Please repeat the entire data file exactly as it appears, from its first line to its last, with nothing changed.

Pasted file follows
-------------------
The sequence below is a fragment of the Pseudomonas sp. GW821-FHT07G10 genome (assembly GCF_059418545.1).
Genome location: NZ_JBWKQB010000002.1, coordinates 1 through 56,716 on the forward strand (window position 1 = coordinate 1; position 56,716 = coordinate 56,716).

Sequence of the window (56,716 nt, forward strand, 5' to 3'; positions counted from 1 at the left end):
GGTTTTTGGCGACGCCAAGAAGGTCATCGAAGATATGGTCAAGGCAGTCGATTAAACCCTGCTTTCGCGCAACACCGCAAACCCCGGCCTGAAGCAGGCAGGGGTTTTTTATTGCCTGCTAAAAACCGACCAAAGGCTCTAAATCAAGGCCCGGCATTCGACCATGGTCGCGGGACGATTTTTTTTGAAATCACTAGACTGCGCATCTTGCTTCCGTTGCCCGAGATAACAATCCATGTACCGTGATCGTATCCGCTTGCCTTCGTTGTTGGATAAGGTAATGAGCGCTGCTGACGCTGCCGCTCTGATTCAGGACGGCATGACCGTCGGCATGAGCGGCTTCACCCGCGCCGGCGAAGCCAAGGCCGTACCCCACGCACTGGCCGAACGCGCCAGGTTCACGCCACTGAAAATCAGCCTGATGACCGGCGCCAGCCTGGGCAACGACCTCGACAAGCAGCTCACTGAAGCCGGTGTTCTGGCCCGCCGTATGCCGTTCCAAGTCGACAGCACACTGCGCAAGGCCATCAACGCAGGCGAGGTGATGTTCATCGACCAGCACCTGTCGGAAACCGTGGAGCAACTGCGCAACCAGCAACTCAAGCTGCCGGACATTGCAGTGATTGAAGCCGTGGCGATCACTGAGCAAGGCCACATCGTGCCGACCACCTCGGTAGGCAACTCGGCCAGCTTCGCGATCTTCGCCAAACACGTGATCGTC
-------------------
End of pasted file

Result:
The sequence below is a fragment of the Pseudomonas sp. GW821-FHT07G10 genome (assembly GCF_059418545.1).
Genome location: NZ_JBWKQB010000002.1, coordinates 1 through 56,716 on the forward strand (window position 1 = coordinate 1; position 56,716 = coordinate 56,716).

Sequence of the window (56,716 nt, forward strand, 5' to 3'; positions counted from 1 at the left end):
GGTTTTTGGCGACGCCAAGAAGGTCATCGAAGATATGGTCAAGGCAGTCGATTAAACCCTGCTTTCGCGCAACACCGCAAACCCCGGCCTGAAGCAGGCAGGGGTTTTTTATTGCCTGCTAAAAACCGACCAAAGGCTCTAAATCAAGGCCCGGCATTCGACCATGGTCGCGGGACGATTTTTTTTGAAATCACTAGACTGCGCATCTTGCTTCCGTTGCCCGAGATAACAATCCATGTACCGTGATCGTATCCGCTTGCCTTCGTTGTTGGATAAGGTAATGAGCGCTGCTGACGCTGCCGCTCTGATTCAGGACGGCATGACCGTCGGCATGAGCGGCTTCACCCGCGCCGGCGAAGCCAAGGCCGTACCCCACGCACTGGCCGAACGCGCCAGGTTCACGCCACTGAAAATCAGCCTGATGACCGGCGCCAGCCTGGGCAACGACCTCGACAAGCAGCTCACTGAAGCCGGTGTTCTGGCCCGCCGTATGCCGTTCCAAGTCGACAGCACACTGCGCAAGGCCATCAACGCAGGCGAGGTGATGTTCATCGACCAGCACCTGTCGGAAACCGTGGAGCAACTGCGCAACCAGCAACTCAAGCTGCCGGACATTGCAGTGATTGAAGCCGTGGCGATCACTGAGCAAGGCCACATCGTGCCGACCACCTCGGTAGGCAACTCGGCCAGCTTCGCGATCTTCGCCAAACACGTGATCGTC